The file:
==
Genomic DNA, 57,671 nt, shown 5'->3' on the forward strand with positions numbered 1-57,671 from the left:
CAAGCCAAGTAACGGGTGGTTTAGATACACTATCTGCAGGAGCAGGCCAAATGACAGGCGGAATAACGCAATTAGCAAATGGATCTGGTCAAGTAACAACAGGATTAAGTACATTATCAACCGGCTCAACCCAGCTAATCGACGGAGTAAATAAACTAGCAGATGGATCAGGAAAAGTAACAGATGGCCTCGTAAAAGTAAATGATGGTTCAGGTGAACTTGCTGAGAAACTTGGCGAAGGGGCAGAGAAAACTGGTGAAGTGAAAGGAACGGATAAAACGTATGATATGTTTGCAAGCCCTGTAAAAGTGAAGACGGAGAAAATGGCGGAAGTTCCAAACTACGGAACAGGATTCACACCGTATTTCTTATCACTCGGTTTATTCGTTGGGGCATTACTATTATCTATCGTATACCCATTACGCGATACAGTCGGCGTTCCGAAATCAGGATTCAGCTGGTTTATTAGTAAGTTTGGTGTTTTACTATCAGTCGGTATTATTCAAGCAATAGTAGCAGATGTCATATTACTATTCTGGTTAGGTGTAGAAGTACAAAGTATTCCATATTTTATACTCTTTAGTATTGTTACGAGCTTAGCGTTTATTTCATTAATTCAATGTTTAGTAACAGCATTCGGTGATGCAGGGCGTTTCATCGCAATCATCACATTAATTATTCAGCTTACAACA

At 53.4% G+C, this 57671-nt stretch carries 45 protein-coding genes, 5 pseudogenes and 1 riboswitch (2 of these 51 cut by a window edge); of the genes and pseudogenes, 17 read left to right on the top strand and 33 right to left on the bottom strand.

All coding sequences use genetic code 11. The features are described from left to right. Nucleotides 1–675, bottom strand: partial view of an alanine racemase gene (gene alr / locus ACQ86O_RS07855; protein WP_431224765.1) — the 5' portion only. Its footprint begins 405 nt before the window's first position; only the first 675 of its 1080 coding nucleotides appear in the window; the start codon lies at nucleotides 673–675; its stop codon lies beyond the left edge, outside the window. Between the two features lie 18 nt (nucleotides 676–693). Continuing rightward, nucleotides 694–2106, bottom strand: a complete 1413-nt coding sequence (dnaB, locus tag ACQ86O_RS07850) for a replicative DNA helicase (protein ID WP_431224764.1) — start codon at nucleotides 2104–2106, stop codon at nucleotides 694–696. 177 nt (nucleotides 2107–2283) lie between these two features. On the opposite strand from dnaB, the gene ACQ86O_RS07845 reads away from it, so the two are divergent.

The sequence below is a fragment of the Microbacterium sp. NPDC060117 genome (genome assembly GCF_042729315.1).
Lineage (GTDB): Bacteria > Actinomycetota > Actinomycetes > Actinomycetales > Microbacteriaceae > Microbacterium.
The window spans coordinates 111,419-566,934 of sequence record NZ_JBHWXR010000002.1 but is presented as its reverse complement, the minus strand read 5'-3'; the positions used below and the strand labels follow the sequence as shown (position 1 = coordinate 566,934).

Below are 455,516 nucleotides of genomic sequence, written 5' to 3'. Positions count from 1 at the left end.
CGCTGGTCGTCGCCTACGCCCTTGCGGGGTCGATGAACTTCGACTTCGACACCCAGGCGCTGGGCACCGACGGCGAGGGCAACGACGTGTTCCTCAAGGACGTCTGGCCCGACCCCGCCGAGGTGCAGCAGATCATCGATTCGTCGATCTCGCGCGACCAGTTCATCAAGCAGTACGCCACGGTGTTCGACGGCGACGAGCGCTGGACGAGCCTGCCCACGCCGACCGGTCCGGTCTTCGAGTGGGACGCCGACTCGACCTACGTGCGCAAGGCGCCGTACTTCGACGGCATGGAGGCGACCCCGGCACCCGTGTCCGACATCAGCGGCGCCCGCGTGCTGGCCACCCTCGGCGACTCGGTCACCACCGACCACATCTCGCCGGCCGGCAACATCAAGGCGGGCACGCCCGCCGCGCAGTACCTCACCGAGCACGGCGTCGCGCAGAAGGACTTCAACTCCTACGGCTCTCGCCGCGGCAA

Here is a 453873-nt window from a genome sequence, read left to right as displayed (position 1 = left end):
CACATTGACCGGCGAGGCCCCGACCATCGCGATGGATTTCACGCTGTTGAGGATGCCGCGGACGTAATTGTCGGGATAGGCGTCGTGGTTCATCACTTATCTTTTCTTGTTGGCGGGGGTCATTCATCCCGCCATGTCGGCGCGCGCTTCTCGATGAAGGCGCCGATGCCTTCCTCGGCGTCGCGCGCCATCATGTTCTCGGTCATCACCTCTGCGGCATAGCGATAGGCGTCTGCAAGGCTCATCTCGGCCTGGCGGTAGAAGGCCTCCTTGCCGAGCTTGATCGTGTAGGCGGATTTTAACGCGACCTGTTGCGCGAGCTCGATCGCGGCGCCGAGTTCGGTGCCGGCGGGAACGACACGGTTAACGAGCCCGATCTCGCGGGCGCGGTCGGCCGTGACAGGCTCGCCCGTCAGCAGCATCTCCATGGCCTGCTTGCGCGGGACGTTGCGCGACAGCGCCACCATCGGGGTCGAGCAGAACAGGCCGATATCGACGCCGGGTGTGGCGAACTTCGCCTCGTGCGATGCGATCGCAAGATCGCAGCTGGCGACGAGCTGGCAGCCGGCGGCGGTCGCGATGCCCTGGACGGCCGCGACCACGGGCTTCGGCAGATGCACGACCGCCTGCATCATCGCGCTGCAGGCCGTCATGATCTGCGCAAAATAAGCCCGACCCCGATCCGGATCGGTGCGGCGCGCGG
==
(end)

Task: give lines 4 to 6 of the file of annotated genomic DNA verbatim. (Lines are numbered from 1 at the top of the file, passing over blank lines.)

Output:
All coding sequences use genetic code 11. The features are described from left to right. Nucleotides 1–675, bottom strand: partial view of an alanine racemase gene (gene alr / locus ACQ86O_RS07855; protein WP_431224765.1) — the 5' portion only. Its footprint begins 405 nt before the window's first position; only the first 675 of its 1080 coding nucleotides appear in the window; the start codon lies at nucleotides 673–675; its stop codon lies beyond the left edge, outside the window. Between the two features lie 18 nt (nucleotides 676–693). Continuing rightward, nucleotides 694–2106, bottom strand: a complete 1413-nt coding sequence (dnaB, locus tag ACQ86O_RS07850) for a replicative DNA helicase (protein ID WP_431224764.1) — start codon at nucleotides 2104–2106, stop codon at nucleotides 694–696. 177 nt (nucleotides 2107–2283) lie between these two features. On the opposite strand from dnaB, the gene ACQ86O_RS07845 reads away from it, so the two are divergent.

The sequence below is a fragment of the Microbacterium sp. NPDC060117 genome (genome assembly GCF_042729315.1).
Lineage (GTDB): Bacteria > Actinomycetota > Actinomycetes > Actinomycetales > Microbacteriaceae > Microbacterium.